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Wind industry tax credits should die  

Credit:  Erie Times-News | www.goerie.com ~~

Penn State Behrend Professor John Paul Rossi promotes the production tax credit, a subsidy for the wind industry, in his recent op-ed column (Erie Times-News, Dec. 8).

I have a different viewpoint. My research shows that production tax credit subsidies add billions of dollars of hidden costs and undermine the reliability of our electric grid. Most of the wind industry’s arguments supporting the PTC represent a case of “rent seeking” by an established industry wanting to maintain profits through a generous subsidy, at taxpayer’s expense.

Dr. Lesser, an economics textbook author, has researched almost four years of electric production in our grid. He found that more than 84 percent of the installed wind turbines failed to produce electricity when electric demand was greatest.

I drive through Somerset County in the summer and see hundreds of motionless turbines that do not deliver any power when there is high demand. The July 2012 heat wave was a perfect example. Dr. Lesser has found that the cost of integrating fluctuating wind power into the grid adds $500 million per year nationwide in costs.

Rossi mentions that Pennsylvania has 910 megawatts of wind capacity. Lesser shows that wind’s median availability is only 25.9 percent in our grid. The 910 MW of installed capacity really equals 235.7 MW of output. Who would want to receive electricity only 25.9 percent of the time? That’s what would happen if our homes were powered by electricity only produced from wind turbines.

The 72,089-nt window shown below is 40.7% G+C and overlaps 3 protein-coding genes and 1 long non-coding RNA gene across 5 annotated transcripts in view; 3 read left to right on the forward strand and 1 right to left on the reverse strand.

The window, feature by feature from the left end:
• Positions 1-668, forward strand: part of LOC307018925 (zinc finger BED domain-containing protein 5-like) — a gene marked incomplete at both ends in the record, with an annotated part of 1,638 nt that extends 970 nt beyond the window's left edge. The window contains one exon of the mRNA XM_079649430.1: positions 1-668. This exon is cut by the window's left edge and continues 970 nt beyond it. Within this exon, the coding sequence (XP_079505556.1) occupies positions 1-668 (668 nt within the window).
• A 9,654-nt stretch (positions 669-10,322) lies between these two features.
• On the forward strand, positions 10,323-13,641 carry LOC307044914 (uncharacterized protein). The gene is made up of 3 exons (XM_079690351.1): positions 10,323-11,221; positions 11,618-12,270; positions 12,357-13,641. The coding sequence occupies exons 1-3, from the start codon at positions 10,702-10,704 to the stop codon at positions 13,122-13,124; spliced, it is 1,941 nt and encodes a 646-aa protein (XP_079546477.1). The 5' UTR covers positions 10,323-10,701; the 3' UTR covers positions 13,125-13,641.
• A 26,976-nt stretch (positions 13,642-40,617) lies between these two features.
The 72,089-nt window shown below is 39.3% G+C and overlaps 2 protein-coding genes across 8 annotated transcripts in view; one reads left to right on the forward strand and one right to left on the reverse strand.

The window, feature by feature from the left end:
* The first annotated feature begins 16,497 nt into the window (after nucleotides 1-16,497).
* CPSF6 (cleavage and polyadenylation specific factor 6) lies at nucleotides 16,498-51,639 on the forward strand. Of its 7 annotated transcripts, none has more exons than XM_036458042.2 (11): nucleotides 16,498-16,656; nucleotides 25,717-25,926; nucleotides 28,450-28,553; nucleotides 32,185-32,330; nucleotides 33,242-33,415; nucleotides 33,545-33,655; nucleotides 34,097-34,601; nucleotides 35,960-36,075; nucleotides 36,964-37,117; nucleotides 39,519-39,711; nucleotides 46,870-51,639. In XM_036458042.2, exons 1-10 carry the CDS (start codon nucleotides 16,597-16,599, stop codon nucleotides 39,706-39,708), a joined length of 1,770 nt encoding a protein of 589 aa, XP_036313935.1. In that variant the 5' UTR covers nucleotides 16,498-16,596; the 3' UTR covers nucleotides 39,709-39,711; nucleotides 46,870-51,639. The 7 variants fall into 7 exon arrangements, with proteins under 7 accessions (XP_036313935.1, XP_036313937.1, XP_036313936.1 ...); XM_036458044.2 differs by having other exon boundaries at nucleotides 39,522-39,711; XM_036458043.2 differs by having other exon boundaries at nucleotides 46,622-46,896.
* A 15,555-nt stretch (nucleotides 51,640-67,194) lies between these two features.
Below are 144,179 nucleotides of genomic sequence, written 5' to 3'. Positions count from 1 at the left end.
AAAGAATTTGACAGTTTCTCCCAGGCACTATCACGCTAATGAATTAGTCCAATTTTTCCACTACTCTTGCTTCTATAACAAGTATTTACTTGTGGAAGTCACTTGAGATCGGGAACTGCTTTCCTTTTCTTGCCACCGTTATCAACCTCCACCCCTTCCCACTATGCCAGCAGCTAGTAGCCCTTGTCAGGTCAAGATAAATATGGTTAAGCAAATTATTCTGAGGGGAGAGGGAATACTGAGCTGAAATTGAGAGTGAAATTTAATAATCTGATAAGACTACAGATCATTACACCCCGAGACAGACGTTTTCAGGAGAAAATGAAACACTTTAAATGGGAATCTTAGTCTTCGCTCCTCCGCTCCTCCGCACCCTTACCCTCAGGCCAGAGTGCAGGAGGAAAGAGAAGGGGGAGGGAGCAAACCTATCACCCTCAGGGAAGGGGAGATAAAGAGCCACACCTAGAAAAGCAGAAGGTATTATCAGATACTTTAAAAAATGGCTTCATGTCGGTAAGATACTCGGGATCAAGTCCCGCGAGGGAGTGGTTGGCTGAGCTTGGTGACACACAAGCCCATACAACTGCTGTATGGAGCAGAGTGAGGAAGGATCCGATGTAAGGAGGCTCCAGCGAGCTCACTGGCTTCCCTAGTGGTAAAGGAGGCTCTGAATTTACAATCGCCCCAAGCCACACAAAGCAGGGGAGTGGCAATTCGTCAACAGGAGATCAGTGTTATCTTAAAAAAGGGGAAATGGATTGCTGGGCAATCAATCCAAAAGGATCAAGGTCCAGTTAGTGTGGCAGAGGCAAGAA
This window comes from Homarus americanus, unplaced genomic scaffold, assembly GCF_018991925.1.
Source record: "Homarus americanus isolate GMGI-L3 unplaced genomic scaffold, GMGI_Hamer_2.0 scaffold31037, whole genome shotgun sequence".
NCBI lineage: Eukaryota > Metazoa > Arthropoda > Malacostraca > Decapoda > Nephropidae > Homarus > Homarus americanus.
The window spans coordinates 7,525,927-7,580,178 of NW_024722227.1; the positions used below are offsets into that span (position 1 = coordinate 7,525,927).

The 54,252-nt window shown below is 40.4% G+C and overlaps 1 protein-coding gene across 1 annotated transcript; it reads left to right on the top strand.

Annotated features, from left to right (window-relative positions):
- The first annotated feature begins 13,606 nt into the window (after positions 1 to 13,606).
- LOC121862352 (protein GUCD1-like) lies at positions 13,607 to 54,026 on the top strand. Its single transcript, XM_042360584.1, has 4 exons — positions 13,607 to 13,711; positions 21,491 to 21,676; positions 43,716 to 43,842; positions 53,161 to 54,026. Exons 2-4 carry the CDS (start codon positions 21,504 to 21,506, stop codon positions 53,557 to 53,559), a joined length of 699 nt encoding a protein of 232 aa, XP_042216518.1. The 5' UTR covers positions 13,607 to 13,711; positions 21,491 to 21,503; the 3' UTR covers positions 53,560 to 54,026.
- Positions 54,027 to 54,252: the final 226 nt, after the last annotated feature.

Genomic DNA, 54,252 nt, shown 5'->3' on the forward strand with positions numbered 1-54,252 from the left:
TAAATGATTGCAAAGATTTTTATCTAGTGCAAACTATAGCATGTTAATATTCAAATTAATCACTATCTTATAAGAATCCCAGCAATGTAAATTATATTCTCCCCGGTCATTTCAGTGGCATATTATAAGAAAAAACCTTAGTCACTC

Rossi is correct when he states that wind energy creates jobs. Construction jobs are temporary and out-of-state workers fill many of them. Operation/maintenance jobs are permanent, but limited to 3 to 5 full-time employees for many projects.

More than 75 percent of the wind capacity is in just 11 states. Why should taxpayers across the country have to support this industry? The PTC is a handout that distorts markets and allows unfair competition.

Laura Jackson
Bedford County

Source:  Erie Times-News | www.goerie.com

This article is the work of the source indicated. Any opinions expressed in it are not necessarily those of National Wind Watch.

The copyright of this article resides with the author or publisher indicated. As part of its noncommercial effort to present the environmental, social, scientific, and economic issues of large-scale wind power development to a global audience seeking such information, National Wind Watch endeavors to observe “fair use” as provided for in section 107 of U.S. Copyright Law and similar “fair dealing” provisions of the copyright laws of other nations. Send requests to excerpt, general inquiries, and comments via e-mail.

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